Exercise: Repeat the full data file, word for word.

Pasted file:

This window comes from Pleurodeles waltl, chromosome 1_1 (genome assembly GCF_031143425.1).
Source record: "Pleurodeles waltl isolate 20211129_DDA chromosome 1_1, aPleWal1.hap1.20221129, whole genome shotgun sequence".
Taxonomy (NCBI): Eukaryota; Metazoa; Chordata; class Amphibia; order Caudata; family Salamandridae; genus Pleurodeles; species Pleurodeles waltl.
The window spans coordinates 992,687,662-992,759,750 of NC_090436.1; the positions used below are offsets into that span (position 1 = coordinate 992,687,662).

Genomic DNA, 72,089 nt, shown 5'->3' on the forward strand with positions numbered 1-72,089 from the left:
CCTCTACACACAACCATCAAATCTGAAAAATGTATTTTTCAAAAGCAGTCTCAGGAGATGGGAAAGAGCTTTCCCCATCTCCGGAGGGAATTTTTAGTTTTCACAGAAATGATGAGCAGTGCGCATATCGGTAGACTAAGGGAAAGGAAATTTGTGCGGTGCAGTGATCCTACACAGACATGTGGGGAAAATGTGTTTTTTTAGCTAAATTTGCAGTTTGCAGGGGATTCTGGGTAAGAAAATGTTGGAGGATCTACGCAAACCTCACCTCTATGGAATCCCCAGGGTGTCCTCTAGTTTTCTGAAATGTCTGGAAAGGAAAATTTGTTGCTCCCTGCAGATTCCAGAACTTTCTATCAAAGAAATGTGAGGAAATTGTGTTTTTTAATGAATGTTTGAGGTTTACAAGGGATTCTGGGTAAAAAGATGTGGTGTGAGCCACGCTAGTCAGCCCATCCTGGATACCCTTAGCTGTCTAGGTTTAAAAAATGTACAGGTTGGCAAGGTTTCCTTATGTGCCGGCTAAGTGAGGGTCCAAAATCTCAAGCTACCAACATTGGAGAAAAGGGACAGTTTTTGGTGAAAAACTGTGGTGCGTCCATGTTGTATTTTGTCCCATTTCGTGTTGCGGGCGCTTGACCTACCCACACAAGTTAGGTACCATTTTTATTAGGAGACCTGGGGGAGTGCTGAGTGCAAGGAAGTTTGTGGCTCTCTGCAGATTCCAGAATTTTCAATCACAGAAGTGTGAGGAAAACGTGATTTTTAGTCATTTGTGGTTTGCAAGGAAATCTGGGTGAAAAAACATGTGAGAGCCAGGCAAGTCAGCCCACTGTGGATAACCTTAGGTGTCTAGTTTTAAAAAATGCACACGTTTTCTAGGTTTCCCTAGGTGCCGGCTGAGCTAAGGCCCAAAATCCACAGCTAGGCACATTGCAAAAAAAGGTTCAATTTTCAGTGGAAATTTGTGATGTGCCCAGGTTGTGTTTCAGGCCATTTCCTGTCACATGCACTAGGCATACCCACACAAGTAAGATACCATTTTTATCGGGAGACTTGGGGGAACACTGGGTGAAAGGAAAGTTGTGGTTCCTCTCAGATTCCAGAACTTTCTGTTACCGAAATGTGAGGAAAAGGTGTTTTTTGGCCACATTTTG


This window comes from Pleurodeles waltl, chromosome 1_1 (genome assembly GCF_031143425.1).
Source record: "Pleurodeles waltl isolate 20211129_DDA chromosome 1_1, aPleWal1.hap1.20221129, whole genome shotgun sequence".
Taxonomy (NCBI): Eukaryota; Metazoa; Chordata; class Amphibia; order Caudata; family Salamandridae; genus Pleurodeles; species Pleurodeles waltl.
The window spans coordinates 992,687,662-992,759,750 of NC_090436.1; the positions used below are offsets into that span (position 1 = coordinate 992,687,662).

Genomic DNA, 72,089 nt, shown 5'->3' on the forward strand with positions numbered 1-72,089 from the left:
CCTCTACACACAACCATCAAATCTGAAAAATGTATTTTTCAAAAGCAGTCTCAGGAGATGGGAAAGAGCTTTCCCCATCTCCGGAGGGAATTTTTAGTTTTCACAGAAATGATGAGCAGTGCGCATATCGGTAGACTAAGGGAAAGGAAATTTGTGCGGTGCAGTGATCCTACACAGACATGTGGGGAAAATGTGTTTTTTTAGCTAAATTTGCAGTTTGCAGGGGATTCTGGGTAAGAAAATGTTGGAGGATCTACGCAAACCTCACCTCTATGGAATCCCCAGGGTGTCCTCTAGTTTTCTGAAATGTCTGGAAAGGAAAATTTGTTGCTCCCTGCAGATTCCAGAACTTTCTATCAAAGAAATGTGAGGAAATTGTGTTTTTTAATGAATGTTTGAGGTTTACAAGGGATTCTGGGTAAAAAGATGTGGTGTGAGCCACGCTAGTCAGCCCATCCTGGATACCCTTAGCTGTCTAGGTTTAAAAAATGTACAGGTTGGCAAGGTTTCCTTATGTGCCGGCTAAGTGAGGGTCCAAAATCTCAAGCTACCAACATTGGAGAAAAGGGACAGTTTTTGGTGAAAAACTGTGGTGCGTCCATGTTGTATTTTGTCCCATTTCGTGTTGCGGGCGCTTGACCTACCCACACAAGTTAGGTACCATTTTTATTAGGAGACCTGGGGGAGTGCTGAGTGCAAGGAAGTTTGTGGCTCTCTGCAGATTCCAGAATTTTCAATCACAGAAGTGTGAGGAAAACGTGATTTTTAGTCATTTGTGGTTTGCAAGGAAATCTGGGTGAAAAAACATGTGAGAGCCAGGCAAGTCAGCCCACTGTGGATAACCTTAGGTGTCTAGTTTTAAAAAATGCACACGTTTTCTAGGTTTCCCTAGGTGCCGGCTGAGCTAAGGCCCAAAATCCACAGCTAGGCACATTGCAAAAAAAGGTTCAATTTTCAGTGGAAATTTGTGATGTGCCCAGGTTGTGTTTCAGGCCATTTCCTGTCACATGCACTAGGCATACCCACACAAGTAAGATACCATTTTTATCGGGAGACTTGGGGGAACACTGGGTGAAAGGAAAGTTGTGGTTCCTCTCAGATTCCAGAACTTTCTGTTACCGAAATGTGAGGAAAAGGTGTTTTTTGGCCACATTTTG